Tinctures, Tonics & Infusions

A Mindful Approach to Life through Aromatherapy, Nutrition & Fitness.

The healing power of plants has slowly been making its way back into our lives. We have come full circle as people are seeing positive results by using plants for home and medicinal purposes. Herbal preparations all have one thing in common; their foundation sits on plant material. Our ancestors used a combination of tinctures, tonics and infusions to heal every day wounds and serious diseases. There are a few methods of making natural remedies, so what are they and what are their differences?

Tinctures use raw plant material that is soaked in a solvent such as alcohol or glycerin. The soaking time varies anywhere from 3-12 weeks. The plant material is filtered out and what is left is a tincture of some of the plants therapeutic properties. Tinctures can be used topically or taken internally depending on the plant and the condition. Alcohol tinctures have a very long shelf life if they are stored properly, and you don’t need a lot of plant material to make them. The downside of tinctures is that most of them are made with alcohol. Glycerin tinctures work well but the shelf life is much shorter.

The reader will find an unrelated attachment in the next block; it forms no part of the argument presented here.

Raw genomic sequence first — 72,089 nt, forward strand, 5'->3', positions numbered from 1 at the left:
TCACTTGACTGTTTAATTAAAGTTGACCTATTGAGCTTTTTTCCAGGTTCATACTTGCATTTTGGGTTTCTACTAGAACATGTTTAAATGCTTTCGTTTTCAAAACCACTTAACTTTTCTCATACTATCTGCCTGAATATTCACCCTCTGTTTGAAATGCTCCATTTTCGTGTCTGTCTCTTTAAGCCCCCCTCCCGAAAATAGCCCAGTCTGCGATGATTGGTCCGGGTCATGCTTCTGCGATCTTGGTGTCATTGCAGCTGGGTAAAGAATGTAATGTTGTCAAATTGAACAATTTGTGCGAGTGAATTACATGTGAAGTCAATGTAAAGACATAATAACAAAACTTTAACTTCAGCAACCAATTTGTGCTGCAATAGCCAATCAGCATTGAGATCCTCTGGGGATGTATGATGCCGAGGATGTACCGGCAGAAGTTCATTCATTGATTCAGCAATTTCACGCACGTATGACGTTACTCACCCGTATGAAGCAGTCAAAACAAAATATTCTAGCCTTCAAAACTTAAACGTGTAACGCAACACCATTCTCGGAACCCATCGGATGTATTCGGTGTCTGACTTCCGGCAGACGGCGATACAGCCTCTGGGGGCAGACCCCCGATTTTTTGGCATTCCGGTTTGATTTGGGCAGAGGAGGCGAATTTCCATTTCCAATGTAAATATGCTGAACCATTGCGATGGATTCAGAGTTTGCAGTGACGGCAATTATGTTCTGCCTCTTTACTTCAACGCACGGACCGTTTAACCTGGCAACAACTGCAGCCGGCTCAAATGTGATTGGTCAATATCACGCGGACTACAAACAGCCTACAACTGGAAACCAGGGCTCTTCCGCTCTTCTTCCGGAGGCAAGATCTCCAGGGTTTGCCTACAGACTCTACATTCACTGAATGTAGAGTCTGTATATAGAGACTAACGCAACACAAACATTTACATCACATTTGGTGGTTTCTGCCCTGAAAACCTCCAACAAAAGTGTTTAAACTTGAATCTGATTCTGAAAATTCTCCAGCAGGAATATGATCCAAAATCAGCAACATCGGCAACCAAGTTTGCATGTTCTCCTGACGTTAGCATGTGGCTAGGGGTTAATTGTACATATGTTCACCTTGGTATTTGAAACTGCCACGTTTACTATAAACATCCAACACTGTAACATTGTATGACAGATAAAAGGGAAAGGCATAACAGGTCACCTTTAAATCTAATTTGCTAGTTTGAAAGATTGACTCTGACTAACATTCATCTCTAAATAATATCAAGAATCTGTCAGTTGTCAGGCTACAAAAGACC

The term “tonic” refers to the action of tonifying the body. Tonics use a combination of herbs that are primarily created with an organ system in mind. They are made to help strengthen, nourish and bring energy to certain areas of the body. Tonics are made by soaking herbs in boiling water for 10 or more hours prior to drinking. You can also use apple cider vinegar, bone broth, wine, or honey. Tinctures and infusions can also be made into tonics.

Infusions are similar to tinctures except the plant material is submerged in a lipid such as oil or wax instead of alcohol. The two methods to infusing oil are either with heat or without. Cold infusions use sunlight to extract the properties of the plant over a long period of time (anywhere from 1-4 months). Hot infusions involve heat over the stove at low temperatures. The sunlight and heat pull out the therapeutic properties of the plant. Infused oil is primarily used for topical applications.

If you are looking for an informative book about tinctures, tonics and infusions, Rosemary Gladstar’s book “Herbal Recipes for Vibrant Health” is a good one.

Happy Brewing!




Jody Pesapane